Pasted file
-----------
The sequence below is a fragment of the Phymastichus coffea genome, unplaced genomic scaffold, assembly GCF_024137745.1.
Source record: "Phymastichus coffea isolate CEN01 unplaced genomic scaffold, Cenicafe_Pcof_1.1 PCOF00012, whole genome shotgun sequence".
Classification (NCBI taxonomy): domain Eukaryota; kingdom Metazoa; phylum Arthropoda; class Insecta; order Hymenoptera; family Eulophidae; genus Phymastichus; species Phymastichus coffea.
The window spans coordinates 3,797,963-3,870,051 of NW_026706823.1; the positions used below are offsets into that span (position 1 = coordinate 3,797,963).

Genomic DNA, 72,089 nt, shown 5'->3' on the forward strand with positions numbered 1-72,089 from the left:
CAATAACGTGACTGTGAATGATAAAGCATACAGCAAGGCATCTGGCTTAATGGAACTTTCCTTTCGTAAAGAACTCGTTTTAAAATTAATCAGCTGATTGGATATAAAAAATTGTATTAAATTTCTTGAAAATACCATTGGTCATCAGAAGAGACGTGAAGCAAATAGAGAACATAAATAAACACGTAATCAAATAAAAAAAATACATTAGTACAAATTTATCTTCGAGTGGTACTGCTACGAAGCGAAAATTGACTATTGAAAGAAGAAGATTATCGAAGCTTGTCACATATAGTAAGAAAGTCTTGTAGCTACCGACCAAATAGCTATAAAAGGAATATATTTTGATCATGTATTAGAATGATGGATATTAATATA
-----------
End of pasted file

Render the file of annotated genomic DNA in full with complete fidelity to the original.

The sequence below is a fragment of the Phymastichus coffea genome, unplaced genomic scaffold, assembly GCF_024137745.1.
Source record: "Phymastichus coffea isolate CEN01 unplaced genomic scaffold, Cenicafe_Pcof_1.1 PCOF00012, whole genome shotgun sequence".
Classification (NCBI taxonomy): domain Eukaryota; kingdom Metazoa; phylum Arthropoda; class Insecta; order Hymenoptera; family Eulophidae; genus Phymastichus; species Phymastichus coffea.
The window spans coordinates 3,797,963-3,870,051 of NW_026706823.1; the positions used below are offsets into that span (position 1 = coordinate 3,797,963).

Genomic DNA, 72,089 nt, shown 5'->3' on the forward strand with positions numbered 1-72,089 from the left:
CAATAACGTGACTGTGAATGATAAAGCATACAGCAAGGCATCTGGCTTAATGGAACTTTCCTTTCGTAAAGAACTCGTTTTAAAATTAATCAGCTGATTGGATATAAAAAATTGTATTAAATTTCTTGAAAATACCATTGGTCATCAGAAGAGACGTGAAGCAAATAGAGAACATAAATAAACACGTAATCAAATAAAAAAAATACATTAGTACAAATTTATCTTCGAGTGGTACTGCTACGAAGCGAAAATTGACTATTGAAAGAAGAAGATTATCGAAGCTTGTCACATATAGTAAGAAAGTCTTGTAGCTACCGACCAAATAGCTATAAAAGGAATATATTTTGATCATGTATTAGAATGATGGATATTAATATA